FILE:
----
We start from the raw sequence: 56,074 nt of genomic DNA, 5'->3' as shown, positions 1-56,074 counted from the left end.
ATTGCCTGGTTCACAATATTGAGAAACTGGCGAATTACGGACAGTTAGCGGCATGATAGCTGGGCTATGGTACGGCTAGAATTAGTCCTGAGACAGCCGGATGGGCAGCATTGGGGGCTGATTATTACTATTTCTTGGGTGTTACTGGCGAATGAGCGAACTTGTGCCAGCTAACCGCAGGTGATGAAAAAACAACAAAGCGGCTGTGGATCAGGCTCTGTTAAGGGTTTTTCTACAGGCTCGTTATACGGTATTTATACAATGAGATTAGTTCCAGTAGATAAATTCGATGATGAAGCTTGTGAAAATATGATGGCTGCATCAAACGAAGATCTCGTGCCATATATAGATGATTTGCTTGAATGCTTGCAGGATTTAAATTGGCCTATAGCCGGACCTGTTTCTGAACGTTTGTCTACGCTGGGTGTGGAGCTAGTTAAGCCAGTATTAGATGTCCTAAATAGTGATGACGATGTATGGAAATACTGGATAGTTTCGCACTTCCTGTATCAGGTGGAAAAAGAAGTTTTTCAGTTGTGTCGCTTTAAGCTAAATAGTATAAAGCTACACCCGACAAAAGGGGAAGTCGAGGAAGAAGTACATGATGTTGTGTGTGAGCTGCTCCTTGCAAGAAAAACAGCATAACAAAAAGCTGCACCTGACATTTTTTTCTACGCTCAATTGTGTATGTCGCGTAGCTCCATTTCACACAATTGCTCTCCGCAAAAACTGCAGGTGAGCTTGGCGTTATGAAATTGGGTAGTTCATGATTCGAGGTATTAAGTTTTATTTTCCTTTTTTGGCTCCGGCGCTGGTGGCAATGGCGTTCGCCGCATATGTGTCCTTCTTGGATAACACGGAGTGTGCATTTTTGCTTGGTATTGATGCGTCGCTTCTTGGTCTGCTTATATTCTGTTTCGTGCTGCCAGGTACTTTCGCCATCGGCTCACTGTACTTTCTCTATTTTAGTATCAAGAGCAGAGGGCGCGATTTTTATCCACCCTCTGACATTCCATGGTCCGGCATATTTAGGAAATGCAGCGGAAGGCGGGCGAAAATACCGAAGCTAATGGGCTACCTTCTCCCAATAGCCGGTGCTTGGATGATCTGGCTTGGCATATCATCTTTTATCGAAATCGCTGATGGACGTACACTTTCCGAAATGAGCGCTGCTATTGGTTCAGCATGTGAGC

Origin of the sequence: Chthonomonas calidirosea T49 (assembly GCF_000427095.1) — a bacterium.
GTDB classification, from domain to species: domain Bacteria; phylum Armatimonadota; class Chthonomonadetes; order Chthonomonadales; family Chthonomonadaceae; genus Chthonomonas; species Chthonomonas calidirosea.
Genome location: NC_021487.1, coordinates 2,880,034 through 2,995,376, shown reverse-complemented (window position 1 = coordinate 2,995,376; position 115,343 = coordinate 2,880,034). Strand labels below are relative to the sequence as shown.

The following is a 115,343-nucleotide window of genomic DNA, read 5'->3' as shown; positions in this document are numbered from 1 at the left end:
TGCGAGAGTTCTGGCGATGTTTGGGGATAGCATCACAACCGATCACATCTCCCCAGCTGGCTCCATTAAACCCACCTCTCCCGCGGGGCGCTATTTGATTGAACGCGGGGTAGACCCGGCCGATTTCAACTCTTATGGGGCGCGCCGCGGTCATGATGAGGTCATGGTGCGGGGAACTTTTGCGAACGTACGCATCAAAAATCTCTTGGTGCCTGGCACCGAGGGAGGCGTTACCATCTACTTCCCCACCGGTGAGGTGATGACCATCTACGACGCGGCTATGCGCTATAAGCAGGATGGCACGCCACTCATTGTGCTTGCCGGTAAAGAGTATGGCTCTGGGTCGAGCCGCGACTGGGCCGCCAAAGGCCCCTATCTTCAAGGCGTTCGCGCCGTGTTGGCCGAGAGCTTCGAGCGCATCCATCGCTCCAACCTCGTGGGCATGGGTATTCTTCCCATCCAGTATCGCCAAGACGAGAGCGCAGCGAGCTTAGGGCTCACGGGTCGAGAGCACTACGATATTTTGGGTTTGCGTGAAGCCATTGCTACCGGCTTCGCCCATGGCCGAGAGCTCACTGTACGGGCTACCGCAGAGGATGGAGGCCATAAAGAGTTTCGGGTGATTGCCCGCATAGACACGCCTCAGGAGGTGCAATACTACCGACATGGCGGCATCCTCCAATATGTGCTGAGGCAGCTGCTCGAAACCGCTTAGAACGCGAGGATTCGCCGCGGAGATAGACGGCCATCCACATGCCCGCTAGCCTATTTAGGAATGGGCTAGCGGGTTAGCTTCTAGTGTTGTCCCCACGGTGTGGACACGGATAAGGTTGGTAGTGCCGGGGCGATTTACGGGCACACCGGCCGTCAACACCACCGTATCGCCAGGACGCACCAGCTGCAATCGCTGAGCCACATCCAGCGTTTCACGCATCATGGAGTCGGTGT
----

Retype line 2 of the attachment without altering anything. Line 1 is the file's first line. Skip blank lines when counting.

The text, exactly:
ATTGCCTGGTTCACAATATTGAGAAACTGGCGAATTACGGACAGTTAGCGGCATGATAGCTGGGCTATGGTACGGCTAGAATTAGTCCTGAGACAGCCGGATGGGCAGCATTGGGGGCTGATTATTACTATTTCTTGGGTGTTACTGGCGAATGAGCGAACTTGTGCCAGCTAACCGCAGGTGATGAAAAAACAACAAAGCGGCTGTGGATCAGGCTCTGTTAAGGGTTTTTCTACAGGCTCGTTATACGGTATTTATACAATGAGATTAGTTCCAGTAGATAAATTCGATGATGAAGCTTGTGAAAATATGATGGCTGCATCAAACGAAGATCTCGTGCCATATATAGATGATTTGCTTGAATGCTTGCAGGATTTAAATTGGCCTATAGCCGGACCTGTTTCTGAACGTTTGTCTACGCTGGGTGTGGAGCTAGTTAAGCCAGTATTAGATGTCCTAAATAGTGATGACGATGTATGGAAATACTGGATAGTTTCGCACTTCCTGTATCAGGTGGAAAAAGAAGTTTTTCAGTTGTGTCGCTTTAAGCTAAATAGTATAAAGCTACACCCGACAAAAGGGGAAGTCGAGGAAGAAGTACATGATGTTGTGTGTGAGCTGCTCCTTGCAAGAAAAACAGCATAACAAAAAGCTGCACCTGACATTTTTTTCTACGCTCAATTGTGTATGTCGCGTAGCTCCATTTCACACAATTGCTCTCCGCAAAAACTGCAGGTGAGCTTGGCGTTATGAAATTGGGTAGTTCATGATTCGAGGTATTAAGTTTTATTTTCCTTTTTTGGCTCCGGCGCTGGTGGCAATGGCGTTCGCCGCATATGTGTCCTTCTTGGATAACACGGAGTGTGCATTTTTGCTTGGTATTGATGCGTCGCTTCTTGGTCTGCTTATATTCTGTTTCGTGCTGCCAGGTACTTTCGCCATCGGCTCACTGTACTTTCTCTATTTTAGTATCAAGAGCAGAGGGCGCGATTTTTATCCACCCTCTGACATTCCATGGTCCGGCATATTTAGGAAATGCAGCGGAAGGCGGGCGAAAATACCGAAGCTAATGGGCTACCTTCTCCCAATAGCCGGTGCTTGGATGATCTGGCTTGGCATATCATCTTTTATCGAAATCGCTGATGGACGTACACTTTCCGAAATGAGCGCTGCTATTGGTTCAGCATGTGAGC